An excited dog

If you have had a pet destroy your sneakers, obliterate your television remote, or shed your furniture, you aren’t alone. Animals, as endearing as they are, can be a bit inconsiderate.

Destructive pets can be a problem for your home and a danger to themselves. Thankfully there are some things that you can do to help curb chewing and other unwanted behavior.

Derailing Destructive Pets

When dealing with a destructive pet, it is important to realize that some of these behaviors may be perfectly normal. Dogs dig and chew, cats scratch, and nothing we do as humans is likely to change this. 

When we acknowledge these behaviors as somewhat normal, we can then provide an acceptable outlet for them. Consider:

Perhaps that last point is the most important. Many destructive pets are born out of sheer boredom. Creating an enriching and stimulating environment is key to having a harmonious home. 

Tips to Engage

The experts at Animal Medical Hospital & 24-Hour Urgent Care know that you want what’s best for your pet. With a little effort, you can be sure that your four-legged family is getting what they deserve in terms of a great home. 

Exercise, play, and interaction help to decrease the odds of a destructive dog or clawing kitty. 

Be sure to:

  • Provide cats with three 5 minute activity spurts through the day (we are looking at you, laser pointer)
  • Encourage structured exercise with your dog daily
  • Enrich your pet’s senses with a bird feeder outside of the window, a video made specifically for animals, and places to climb and hide
  • Simulate a more natural hunt for food by hiding treats and toys or using food-dispensing products instead of a big bowl of kibble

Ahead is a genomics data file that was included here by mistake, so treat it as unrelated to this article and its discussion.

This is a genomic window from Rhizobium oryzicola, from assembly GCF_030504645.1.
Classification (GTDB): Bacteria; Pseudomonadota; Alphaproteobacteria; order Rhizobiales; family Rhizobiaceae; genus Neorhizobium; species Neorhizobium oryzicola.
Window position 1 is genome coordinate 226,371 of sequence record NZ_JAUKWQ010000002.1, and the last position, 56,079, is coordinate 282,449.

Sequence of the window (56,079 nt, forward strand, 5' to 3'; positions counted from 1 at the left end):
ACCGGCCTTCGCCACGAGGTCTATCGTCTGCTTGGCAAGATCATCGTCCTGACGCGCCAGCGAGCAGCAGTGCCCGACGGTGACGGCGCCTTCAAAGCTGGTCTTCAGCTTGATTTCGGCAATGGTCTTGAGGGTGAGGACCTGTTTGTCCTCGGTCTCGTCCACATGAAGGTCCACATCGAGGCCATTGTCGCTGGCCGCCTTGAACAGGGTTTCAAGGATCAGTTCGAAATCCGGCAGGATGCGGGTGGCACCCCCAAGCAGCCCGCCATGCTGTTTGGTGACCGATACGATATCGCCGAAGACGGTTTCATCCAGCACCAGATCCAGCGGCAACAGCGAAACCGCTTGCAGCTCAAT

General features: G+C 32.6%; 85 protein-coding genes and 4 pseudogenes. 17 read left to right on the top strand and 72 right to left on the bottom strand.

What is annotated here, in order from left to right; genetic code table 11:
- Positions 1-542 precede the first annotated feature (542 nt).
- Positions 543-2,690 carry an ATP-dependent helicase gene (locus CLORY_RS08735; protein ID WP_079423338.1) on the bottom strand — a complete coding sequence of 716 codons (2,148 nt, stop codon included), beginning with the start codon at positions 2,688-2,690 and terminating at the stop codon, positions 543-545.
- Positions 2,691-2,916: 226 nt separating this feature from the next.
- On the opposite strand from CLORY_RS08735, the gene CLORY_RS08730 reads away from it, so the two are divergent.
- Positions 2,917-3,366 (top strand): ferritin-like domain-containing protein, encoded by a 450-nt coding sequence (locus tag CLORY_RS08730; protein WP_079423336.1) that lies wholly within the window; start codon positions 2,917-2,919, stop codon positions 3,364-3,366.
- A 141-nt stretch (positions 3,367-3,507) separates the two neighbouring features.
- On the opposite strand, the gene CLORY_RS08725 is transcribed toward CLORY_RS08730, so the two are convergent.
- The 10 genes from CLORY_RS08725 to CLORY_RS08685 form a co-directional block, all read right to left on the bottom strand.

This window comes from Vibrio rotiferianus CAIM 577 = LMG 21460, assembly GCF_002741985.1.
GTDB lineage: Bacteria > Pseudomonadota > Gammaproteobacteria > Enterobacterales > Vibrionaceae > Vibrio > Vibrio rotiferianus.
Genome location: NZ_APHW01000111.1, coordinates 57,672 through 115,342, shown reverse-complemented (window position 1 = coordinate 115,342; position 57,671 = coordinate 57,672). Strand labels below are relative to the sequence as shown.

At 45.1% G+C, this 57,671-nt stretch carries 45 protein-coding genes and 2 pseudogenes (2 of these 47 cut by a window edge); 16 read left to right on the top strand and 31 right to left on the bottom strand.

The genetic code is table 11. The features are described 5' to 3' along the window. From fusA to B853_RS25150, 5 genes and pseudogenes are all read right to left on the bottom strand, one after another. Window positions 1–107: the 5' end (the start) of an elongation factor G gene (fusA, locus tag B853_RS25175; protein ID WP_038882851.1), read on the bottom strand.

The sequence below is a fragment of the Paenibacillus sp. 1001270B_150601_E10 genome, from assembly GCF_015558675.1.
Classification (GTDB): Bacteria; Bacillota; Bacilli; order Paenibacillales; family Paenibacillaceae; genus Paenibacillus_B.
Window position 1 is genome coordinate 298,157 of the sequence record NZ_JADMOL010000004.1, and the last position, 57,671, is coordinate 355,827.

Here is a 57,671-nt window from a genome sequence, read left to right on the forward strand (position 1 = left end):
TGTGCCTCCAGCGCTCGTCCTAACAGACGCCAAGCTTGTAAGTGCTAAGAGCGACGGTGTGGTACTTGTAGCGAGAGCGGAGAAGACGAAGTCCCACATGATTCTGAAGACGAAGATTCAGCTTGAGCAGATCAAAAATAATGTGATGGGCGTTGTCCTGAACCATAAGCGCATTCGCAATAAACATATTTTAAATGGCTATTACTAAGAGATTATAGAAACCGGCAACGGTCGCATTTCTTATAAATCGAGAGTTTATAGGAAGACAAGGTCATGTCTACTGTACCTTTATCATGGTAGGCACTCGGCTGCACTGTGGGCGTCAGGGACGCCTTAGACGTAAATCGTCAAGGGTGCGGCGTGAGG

• Introduce novel objects into the environment (rotate toys or bring out a cardboard box)
  • Provide social enrichment with other animals or people as appropriate
  • Stimulate your pet’s brain by participating in training classes or working on some positive-reinforcement training at home such as clicker training

Having a stimulating home environment and appropriate outlets for normal behaviors can greatly reduce problem behaviors at home. 

A Note About Separation Anxiety 

Some pets have legitimate anxiety issues that can manifest as destructive behaviors. Separation anxiety in particular occurs when the pet is separated from the people or other critter that they are attached to. 

When a pet is experiencing separation anxiety, pure panic takes over. These pets may scratch, claw, or chew at the things that are keeping them from their loved ones, be it a crate, a door, or a window. They may also urinate or defecate and often vocalize. 

Most pets with separation anxiety benefit from environmental and social enrichment, but they may also need medical intervention. If you think your pet may be affected by separation anxiety, make an appointment with us for a behavioral appointment. This can help us to provide you with the best options for your situation, which sometimes include medications. 

Destructive pets can be a challenge, but with some effort and work almost all of them can become model housemates. We are always here if you are having trouble with your pet. Don’t hesitate to ask if you need help.